My Backyard: Crinum, Tabebuia, and Tibouchina

-  "Queen Emma" crinum is sick!
-  False Cardamom ginger is lusher than ever
-  My entada gigas sea bean is growing fast!
-  Tibouchina, heliconia and hidden ginger are blooming
-  Tabebuia branches are drooping
-  Morning Glory vine is taking over!




I need your help!  My "Queen Emma" crinum is looking like its infested with spider mites, but I figure its unlikely since its out in the open where it gets dew and rain.  Kimberly from Cannas and Bananas had the same issue herself earlier, and hopefully its been resolved.  Has anyone else had this issue?


Oh yeah, and today's pictures are with my cell phone since the good camera was unavailable.  Well on the bright side, my other plants are all lush and green, especially my alpinia nutans, or false cardamom ginger.  Isn't it beautiful?  Just as a reminder, this was one of my toughest tropicals in this fiercest of winters, only getting frostburned on its outer leaves.  I can't recommend it enough, but maybe its time to do a plant profile on it... stay tuned!


To the left of the false cardamom ginger is my beloved everglades palm, and like the ginger it prefers a nice moist spot.  Behind those, my "bolero" ti plant is starting to get some nice color now that its adapted to the sun.  I acquired it after the worst to the cold this winter, so hopefully it proves to be hardy enough.  Still to the right of that is my entada gigas that I started from a lucky sea bean!


The newer growth of entada gigas is lighter green, and the older growth remains dark green and glossy.  I'm not sure if chartreuse is its natural color or if it needs more fertilizer... but doesn't it look cool in front of the purple "red sister" ti plant?  The variegated shell gingers at the base of the ti provide nice contrast too, but they have been a little slow this year, since the rains have too little and too late.  However, another ginger is thriving...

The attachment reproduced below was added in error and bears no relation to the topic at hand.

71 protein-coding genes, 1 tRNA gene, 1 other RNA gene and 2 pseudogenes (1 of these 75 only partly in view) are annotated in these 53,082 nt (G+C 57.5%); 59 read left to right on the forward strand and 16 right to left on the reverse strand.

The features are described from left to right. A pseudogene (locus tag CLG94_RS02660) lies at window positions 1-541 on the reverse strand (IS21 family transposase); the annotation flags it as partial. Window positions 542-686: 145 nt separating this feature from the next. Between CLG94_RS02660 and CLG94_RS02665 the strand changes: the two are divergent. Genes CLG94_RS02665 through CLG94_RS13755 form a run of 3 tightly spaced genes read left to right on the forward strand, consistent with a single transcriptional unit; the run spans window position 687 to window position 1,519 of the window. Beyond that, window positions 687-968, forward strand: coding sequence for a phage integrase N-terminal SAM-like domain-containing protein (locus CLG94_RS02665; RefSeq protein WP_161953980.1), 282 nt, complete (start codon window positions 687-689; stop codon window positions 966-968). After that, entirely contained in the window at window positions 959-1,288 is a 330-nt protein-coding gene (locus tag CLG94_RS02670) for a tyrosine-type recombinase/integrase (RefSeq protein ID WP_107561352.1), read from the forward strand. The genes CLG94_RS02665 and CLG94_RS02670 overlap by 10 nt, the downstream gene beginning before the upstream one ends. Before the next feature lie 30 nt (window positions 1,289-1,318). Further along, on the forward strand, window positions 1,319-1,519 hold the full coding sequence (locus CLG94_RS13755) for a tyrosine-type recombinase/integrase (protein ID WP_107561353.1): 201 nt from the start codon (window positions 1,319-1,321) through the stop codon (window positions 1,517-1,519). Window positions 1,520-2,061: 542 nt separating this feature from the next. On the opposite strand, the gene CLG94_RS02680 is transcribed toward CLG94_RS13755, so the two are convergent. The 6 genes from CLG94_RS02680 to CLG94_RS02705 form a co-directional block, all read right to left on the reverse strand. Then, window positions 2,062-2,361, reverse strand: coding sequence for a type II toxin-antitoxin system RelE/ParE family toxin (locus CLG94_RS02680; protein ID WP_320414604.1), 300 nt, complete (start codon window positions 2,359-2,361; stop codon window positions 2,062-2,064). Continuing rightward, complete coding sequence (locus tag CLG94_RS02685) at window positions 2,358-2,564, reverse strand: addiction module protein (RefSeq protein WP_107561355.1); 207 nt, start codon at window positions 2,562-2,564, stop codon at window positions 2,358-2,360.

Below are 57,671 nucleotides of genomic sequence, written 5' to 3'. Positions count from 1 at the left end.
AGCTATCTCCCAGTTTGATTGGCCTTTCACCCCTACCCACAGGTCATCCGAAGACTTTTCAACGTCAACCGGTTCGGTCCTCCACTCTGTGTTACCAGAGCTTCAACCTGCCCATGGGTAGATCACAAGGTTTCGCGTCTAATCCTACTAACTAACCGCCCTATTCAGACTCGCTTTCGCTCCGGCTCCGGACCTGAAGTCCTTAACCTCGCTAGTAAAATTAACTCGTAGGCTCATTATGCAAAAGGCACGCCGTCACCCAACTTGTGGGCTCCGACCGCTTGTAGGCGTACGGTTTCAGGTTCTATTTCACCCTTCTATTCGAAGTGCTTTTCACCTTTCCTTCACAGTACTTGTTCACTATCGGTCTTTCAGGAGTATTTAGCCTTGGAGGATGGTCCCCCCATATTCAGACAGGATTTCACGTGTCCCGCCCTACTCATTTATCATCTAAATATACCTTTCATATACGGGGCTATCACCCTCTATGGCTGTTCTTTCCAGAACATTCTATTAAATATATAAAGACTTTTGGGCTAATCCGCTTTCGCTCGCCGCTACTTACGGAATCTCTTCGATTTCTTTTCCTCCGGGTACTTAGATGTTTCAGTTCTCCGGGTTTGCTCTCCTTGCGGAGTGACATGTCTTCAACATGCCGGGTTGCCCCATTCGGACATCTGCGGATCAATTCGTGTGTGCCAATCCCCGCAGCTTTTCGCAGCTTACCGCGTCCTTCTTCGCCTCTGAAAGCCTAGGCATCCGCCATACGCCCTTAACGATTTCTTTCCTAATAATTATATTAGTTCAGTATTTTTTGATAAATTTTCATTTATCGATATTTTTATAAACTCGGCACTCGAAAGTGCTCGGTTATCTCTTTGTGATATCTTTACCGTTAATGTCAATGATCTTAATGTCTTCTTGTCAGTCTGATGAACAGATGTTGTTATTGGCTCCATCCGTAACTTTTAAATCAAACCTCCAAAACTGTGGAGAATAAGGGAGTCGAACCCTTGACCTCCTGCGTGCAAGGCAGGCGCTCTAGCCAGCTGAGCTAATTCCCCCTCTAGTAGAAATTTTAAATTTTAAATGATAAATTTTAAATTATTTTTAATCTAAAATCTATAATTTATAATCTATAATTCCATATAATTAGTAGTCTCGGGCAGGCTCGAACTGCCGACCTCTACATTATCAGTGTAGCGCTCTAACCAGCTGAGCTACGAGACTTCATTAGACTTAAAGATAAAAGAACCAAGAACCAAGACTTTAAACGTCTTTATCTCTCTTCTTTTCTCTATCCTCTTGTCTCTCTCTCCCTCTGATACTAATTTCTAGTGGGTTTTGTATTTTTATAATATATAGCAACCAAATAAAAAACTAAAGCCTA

Curcuma Petiolata, or hidden ginger, is in full bloom!  I have found about three inflorescences around the yard, but this plant has the prettiest one.  Its growing in full and blazing sun, but its in constantly moist soil and the other plantings help to cool the root zone.  These gingers grow like weeds in my garden, and even though I shared what I thought was 1/3 of my plants with a friend, I have three times as many as last year.
The image to the left is of a neglected plant that accidentally traveled to the driest part of my garden two years ago along with my radicalis palms.  I wouldn't say its thriving, but for it to bloom under the rain forbidding eaves of the house is pretty neat.


I still can't believe I have heliconias like this in my garden.


See how some of the leaves are getting as tall as the weeping bottlebrush behind it?  This is one fast grower, especially considering it started out as a three gallon container in early winter.  The plant at the very bottom is "kiwi" ti plant.


What a jungly mess!  The plant in the foreground is weeping yaupon holly, and the bush behind it is a tibouchina or princess flower, seen blooming in the photo to the left.  The tall tree is the tabebuia chrysotricha, and its branches have started to hang down low under their own weight, lending a messy look for the time being, especially with the rampant morning glory and moonflower growing behind it!  My mom likes those morning glory vines, so I'll let them grow for a while.


Its hard to tell where the tabebuia ends and the undergrowth begins!  Even though the tree looks untidy for now, this is supposedly its natural growth habit, and the low horizontal branches will be perfect for bromeliads when the tree matures.  Also, the wider the tree is, the more shade it provides!  I've always been a fan of trees with character, and this tab promises to be one special specimen tree!